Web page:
April 2, 2014 5:01 PM by Renee Dahring
I find myself thinking quite a bit about how much healthcare has changed since I was young and trying to figure out how it is that we have come to find ourselves in our current situation.

I just want to state, for the record, that I am not that old. I was a kid in the 60s and I had my children during the 70s and early 80s. I am not talking ancient history here, only the last 50 years. 

When I was growing up my family didn't have health insurance. My father, who was a hairdresser, was considered self-employed so he did not receive any work benefits. But what he did for a living probably wouldn't have made much difference, because during that time most families didn't have health insurance as we know it today. With the exception of a major medical policy that covered only hospitalizations, people expected to pay for all clinic visits and medications out of their own pockets. And we did. And somehow it was affordable. Even the occasional trip to the emergency room wasn't unmanageable for most budgets. And for that matter, neither was having a baby. I had no insurance when I had my children but it didn't send me to bankruptcy court. Granted, my youngest was 5 years old before I owned him free and clear, but the monthly payments were reasonable!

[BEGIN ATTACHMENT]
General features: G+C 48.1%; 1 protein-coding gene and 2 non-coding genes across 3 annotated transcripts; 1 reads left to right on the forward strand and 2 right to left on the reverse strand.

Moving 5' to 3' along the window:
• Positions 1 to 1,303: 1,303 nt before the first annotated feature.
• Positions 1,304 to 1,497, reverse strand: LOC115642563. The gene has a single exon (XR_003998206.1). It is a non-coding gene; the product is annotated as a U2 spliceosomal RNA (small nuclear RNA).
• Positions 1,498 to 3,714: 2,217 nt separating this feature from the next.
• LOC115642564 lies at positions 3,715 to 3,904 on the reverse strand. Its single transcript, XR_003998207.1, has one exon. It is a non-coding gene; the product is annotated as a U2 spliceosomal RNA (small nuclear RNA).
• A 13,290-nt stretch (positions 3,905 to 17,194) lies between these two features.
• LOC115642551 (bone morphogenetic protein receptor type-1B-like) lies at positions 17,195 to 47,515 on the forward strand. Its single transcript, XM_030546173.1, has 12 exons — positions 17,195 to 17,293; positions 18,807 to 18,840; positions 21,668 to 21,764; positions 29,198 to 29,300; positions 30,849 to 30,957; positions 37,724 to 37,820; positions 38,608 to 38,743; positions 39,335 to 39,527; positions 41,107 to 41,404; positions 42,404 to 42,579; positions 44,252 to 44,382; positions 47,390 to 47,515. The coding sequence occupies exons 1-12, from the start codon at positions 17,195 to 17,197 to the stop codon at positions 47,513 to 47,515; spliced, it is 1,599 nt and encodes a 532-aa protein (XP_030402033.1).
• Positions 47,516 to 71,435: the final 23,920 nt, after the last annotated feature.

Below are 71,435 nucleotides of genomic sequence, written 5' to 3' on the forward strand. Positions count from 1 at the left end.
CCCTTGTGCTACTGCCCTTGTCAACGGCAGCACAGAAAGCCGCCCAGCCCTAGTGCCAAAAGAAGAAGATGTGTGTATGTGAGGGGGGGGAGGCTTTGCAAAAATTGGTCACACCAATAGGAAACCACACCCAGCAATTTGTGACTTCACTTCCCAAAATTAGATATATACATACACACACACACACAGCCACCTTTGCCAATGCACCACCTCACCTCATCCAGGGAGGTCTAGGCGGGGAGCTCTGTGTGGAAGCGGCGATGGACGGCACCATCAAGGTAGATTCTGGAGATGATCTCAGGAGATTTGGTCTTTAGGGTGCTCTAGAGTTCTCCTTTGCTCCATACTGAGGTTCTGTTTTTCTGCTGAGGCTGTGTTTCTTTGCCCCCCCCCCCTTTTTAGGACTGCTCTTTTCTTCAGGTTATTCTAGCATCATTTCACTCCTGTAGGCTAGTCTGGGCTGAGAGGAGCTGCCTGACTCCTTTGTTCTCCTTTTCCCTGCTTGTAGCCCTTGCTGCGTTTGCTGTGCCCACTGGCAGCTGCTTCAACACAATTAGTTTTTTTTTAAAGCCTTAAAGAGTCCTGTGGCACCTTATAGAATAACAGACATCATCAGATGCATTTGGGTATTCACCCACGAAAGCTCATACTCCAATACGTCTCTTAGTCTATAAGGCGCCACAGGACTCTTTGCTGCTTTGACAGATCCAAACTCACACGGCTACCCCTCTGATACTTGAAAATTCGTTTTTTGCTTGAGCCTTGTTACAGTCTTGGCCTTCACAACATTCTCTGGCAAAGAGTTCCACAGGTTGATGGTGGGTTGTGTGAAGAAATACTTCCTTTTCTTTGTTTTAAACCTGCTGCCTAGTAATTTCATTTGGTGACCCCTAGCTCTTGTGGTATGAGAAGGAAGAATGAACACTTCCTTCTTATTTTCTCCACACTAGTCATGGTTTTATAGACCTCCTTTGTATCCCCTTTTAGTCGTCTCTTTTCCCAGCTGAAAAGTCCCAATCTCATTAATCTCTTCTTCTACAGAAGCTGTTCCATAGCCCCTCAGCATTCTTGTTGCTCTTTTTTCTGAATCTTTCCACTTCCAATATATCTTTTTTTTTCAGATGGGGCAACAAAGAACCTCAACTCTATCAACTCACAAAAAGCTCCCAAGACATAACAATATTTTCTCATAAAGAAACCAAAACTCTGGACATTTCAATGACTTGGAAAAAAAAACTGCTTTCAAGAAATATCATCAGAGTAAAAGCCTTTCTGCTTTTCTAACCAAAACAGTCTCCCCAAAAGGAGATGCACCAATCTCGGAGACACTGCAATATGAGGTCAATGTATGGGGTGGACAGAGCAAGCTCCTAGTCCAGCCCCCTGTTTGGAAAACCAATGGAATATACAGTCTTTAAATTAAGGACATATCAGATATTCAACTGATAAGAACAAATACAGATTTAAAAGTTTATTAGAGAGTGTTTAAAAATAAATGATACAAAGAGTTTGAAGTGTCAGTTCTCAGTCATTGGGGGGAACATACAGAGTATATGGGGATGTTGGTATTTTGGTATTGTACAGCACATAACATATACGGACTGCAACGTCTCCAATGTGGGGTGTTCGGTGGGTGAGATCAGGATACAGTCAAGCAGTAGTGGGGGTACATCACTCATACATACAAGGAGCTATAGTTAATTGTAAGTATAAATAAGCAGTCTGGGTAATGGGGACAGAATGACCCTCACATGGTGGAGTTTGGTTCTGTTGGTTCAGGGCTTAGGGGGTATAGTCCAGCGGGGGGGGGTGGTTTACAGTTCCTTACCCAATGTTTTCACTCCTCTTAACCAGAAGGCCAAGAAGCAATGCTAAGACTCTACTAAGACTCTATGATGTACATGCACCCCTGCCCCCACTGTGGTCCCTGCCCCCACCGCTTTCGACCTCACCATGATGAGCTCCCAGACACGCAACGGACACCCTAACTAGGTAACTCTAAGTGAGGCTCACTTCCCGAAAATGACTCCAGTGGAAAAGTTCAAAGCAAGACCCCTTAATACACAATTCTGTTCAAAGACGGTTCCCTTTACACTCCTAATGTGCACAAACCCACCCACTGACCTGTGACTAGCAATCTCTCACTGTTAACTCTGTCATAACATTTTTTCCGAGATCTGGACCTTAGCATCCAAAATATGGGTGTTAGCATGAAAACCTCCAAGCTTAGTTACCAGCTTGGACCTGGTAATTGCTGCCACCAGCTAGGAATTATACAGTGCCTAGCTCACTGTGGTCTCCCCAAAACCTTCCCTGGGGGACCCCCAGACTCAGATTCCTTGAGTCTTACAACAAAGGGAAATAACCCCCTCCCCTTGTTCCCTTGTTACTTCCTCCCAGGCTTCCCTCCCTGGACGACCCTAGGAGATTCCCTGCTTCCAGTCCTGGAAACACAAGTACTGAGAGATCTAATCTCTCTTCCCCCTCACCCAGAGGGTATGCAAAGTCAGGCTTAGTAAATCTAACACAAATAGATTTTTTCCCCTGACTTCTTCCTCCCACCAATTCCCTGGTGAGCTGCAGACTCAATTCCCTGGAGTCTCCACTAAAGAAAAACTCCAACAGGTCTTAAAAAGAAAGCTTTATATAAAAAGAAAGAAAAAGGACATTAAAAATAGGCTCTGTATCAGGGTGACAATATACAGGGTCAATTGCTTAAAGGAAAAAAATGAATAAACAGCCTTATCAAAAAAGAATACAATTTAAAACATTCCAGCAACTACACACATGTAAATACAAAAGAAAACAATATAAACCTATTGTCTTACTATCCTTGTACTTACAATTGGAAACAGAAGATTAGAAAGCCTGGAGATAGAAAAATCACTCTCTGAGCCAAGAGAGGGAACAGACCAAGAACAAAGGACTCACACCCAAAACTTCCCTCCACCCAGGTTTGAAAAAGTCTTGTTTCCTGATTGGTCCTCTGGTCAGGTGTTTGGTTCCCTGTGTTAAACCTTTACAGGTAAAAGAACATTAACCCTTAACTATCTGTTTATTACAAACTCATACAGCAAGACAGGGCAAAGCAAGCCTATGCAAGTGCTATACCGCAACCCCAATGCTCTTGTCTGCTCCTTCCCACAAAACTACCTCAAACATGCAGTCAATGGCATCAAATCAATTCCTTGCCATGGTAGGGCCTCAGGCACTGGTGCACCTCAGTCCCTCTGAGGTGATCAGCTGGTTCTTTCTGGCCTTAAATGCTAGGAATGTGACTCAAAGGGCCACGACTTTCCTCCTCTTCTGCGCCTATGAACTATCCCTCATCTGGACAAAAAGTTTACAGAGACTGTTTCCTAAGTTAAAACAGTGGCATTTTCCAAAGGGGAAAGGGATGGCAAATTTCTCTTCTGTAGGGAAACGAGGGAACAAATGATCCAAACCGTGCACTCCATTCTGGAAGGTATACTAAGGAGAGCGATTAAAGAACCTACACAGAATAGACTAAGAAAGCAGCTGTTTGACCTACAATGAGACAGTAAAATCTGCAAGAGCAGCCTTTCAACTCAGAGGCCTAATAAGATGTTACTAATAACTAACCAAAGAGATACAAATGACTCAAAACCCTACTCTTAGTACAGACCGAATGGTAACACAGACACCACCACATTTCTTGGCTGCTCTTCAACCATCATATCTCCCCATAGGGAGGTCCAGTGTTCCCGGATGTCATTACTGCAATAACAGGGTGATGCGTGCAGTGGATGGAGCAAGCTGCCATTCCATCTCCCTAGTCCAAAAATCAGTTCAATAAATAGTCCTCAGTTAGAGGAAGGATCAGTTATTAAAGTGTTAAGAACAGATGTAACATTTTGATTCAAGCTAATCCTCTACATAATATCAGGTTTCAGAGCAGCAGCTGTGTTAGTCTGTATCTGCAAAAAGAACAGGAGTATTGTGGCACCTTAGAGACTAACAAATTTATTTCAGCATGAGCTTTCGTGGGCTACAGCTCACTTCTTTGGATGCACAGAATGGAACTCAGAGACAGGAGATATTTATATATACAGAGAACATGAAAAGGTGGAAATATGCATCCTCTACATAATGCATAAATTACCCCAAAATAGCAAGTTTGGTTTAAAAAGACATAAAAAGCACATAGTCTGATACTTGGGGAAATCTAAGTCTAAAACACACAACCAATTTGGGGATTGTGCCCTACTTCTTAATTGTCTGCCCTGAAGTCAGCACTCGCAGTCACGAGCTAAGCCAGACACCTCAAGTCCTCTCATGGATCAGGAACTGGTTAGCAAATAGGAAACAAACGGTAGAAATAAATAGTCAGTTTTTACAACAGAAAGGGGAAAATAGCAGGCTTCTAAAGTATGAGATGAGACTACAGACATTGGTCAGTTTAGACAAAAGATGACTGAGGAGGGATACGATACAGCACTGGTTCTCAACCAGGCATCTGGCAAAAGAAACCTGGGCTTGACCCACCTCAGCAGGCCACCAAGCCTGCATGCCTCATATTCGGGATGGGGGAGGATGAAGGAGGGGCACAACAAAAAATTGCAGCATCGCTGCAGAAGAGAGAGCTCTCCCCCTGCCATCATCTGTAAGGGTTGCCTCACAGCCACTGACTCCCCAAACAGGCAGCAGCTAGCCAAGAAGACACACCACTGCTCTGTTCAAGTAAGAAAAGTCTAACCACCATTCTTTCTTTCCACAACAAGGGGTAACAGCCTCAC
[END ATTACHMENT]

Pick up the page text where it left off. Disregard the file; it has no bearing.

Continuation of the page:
But that was another difference: We actually saw our bills. It's only in the last 30 years or so that bills starting going directly to the insurers rather than the patient. In those days it was up to the patient to submit the medical bill to their insurance company and wait for reimbursement.

There were no big healthcare "systems"; clinics were mostly privately owned. I also remember visit times being longer and less rushed even though charts were on paper and few offices even owned a fax machine. A person could get an appointment in a reasonable amount of time and if not perhaps a phone call was sufficient because the clinic "knew" you.  There was no such thing as an urgent care and believe it or not the emergency rooms were not overflowing. 

What is going on? I know the "good old days" weren't always so good but is this really progress? Yes, there have been some great advances in healthcare but are we really getting that much more for our money? It doesn't seem that patients are that much healthier (or happier) and not a day goes by that we don't hear grumbling from providers who are forced to dance to the tune of insurers and regulators.